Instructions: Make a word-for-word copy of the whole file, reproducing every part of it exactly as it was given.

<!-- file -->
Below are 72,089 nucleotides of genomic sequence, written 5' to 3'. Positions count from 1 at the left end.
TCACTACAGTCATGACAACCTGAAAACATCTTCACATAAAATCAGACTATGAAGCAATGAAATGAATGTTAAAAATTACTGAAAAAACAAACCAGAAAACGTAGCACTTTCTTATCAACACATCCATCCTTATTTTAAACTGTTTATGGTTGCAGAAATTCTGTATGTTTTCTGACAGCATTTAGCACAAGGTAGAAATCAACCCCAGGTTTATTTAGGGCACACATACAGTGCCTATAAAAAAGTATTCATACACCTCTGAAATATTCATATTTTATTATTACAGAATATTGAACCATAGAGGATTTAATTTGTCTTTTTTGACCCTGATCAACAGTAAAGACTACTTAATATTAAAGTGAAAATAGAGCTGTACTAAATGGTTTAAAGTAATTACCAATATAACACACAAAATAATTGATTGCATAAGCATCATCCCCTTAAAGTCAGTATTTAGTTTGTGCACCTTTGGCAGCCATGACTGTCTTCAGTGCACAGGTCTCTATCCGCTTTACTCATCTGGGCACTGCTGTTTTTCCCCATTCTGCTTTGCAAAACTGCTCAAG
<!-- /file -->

Below are 72,089 nucleotides of genomic sequence, written 5' to 3'. Positions count from 1 at the left end.
TCACTACAGTCATGACAACCTGAAAACATCTTCACATAAAATCAGACTATGAAGCAATGAAATGAATGTTAAAAATTACTGAAAAAACAAACCAGAAAACGTAGCACTTTCTTATCAACACATCCATCCTTATTTTAAACTGTTTATGGTTGCAGAAATTCTGTATGTTTTCTGACAGCATTTAGCACAAGGTAGAAATCAACCCCAGGTTTATTTAGGGCACACATACAGTGCCTATAAAAAAGTATTCATACACCTCTGAAATATTCATATTTTATTATTACAGAATATTGAACCATAGAGGATTTAATTTGTCTTTTTTGACCCTGATCAACAGTAAAGACTACTTAATATTAAAGTGAAAATAGAGCTGTACTAAATGGTTTAAAGTAATTACCAATATAACACACAAAATAATTGATTGCATAAGCATCATCCCCTTAAAGTCAGTATTTAGTTTGTGCACCTTTGGCAGCCATGACTGTCTTCAGTGCACAGGTCTCTATCCGCTTTACTCATCTGGGCACTGCTGTTTTTCCCCATTCTGCTTTGCAAAACTGCTCAAG